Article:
Elle (theroadtoelle) wrote,
Elle
theroadtoelle

Epic Journeys and Adventures

I have been the host of a fantasy writing contest on Writing.com for more than two years now, one of the few contests on the site that actively encourages the writing of long action/adventure poems. Although my contest is not for 'real' epic poems, I wanted to explore with you what exactly epic poetry is.

If you search online for a definition of an epic poem, there don't seem to be too many hard and fast rules, with most sources acknowledging that the form is changing over time, but there are a few basic criteria.
- The poem is long, sometimes even as long as a book (or multiple books).
- The poem is centered around a person or group of people who go on an adventure or journey (sometimes even a metaphorical journey of discovery).
- There should be lots of action and adventure.

There is no set form for an epic poem. Some use dactylic hexameter, some poets even create their own forms... Most (all?) do use a form of some description though.

So, how long is long? Well, the Mahabharata, attributed to Vyasa, is perhaps the longest known epic poem and contains over 200,000 individual lines, written in couplets. By comparison, The Faerie Queene by Edmund Spenser, which is actually incomplete despite being more than 35,000 lines long, seems positively short! The Iliad, attributed to Homer, is more than 15,000 lines and Paradise Lost by John Milton is more than 10,000 lines. To further cement that idea for you, Cattalus 64 by Cattalus was a mere 409 lines, and so is considered an epyllion or little epic. I don't know about you, but I haven't written any poems more than 50 lines long, let alone tens of thousands or even hundreds of thousands of lines long!

Many epic poems follow a tradition of starting in medias res, which means they start in the thick of the action, and explain the backstory later. This is similar to what we are taught to do with our action and adventure stories - grab the reader's attention by starting with the action, and incorporate the backstory later when your reader is already hooked. If you're reciting a poem to an audience, which is what epic poems were intended for, you'd want to capture their attention right at the beginning, wouldn't you?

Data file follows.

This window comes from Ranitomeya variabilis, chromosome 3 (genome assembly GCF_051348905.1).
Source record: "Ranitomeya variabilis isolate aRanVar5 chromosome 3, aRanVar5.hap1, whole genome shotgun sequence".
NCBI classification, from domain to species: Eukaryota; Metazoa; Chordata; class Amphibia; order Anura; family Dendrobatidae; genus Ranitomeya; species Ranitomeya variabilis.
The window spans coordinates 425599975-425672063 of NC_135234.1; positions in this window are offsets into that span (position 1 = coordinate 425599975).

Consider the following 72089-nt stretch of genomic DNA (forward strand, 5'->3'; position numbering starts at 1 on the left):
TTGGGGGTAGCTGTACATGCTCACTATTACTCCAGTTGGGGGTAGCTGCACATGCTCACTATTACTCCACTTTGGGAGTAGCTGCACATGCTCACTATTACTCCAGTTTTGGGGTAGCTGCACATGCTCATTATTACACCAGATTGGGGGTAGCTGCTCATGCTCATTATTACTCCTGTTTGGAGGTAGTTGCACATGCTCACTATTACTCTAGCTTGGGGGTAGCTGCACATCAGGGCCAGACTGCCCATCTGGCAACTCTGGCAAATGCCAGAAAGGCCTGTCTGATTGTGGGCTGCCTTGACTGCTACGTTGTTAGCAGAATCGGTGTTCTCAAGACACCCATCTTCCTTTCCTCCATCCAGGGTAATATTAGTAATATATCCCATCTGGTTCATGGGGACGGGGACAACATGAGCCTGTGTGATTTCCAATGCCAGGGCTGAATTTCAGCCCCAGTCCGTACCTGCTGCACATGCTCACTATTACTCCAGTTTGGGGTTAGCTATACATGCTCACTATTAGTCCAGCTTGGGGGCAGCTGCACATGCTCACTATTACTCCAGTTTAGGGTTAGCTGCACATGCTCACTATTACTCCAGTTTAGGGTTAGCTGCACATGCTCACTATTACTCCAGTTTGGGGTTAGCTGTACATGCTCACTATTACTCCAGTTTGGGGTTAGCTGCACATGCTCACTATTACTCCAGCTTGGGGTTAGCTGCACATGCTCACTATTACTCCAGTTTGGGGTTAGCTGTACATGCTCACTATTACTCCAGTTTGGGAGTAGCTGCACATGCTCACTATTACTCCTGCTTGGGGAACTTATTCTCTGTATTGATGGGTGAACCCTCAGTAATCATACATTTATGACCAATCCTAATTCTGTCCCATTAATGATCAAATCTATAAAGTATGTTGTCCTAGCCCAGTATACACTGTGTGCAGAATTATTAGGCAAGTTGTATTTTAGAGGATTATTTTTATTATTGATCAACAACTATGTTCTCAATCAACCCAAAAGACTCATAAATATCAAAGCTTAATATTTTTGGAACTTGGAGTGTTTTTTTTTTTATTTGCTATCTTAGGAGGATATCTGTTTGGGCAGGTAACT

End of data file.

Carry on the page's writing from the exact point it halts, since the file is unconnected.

Although most epics are set on the world we are familiar with, not fictional worlds, most include some form of mythical creatures or deities that aid or impede the subject of the poem. I don't believe that fictional worlds are necessarily forbidden in epic poetry - indeed, it seems almost anything goes and the form is pretty flexible really - so don't let that put you off if you were thinking about writing something set on another world entirely.

So the next time you're thinking about writing (or reading) an epic novel, think about an epic poem instead. Use the skills you've learned for your action and adventure stories, and put them to work on a story told in verse. It might even be a good goal for this year's NaNoWriMo!

Have you read an epic poem? I'd love to hear what you thought about it. Leave a comment and tell me!
Tags: poetry, writing.com
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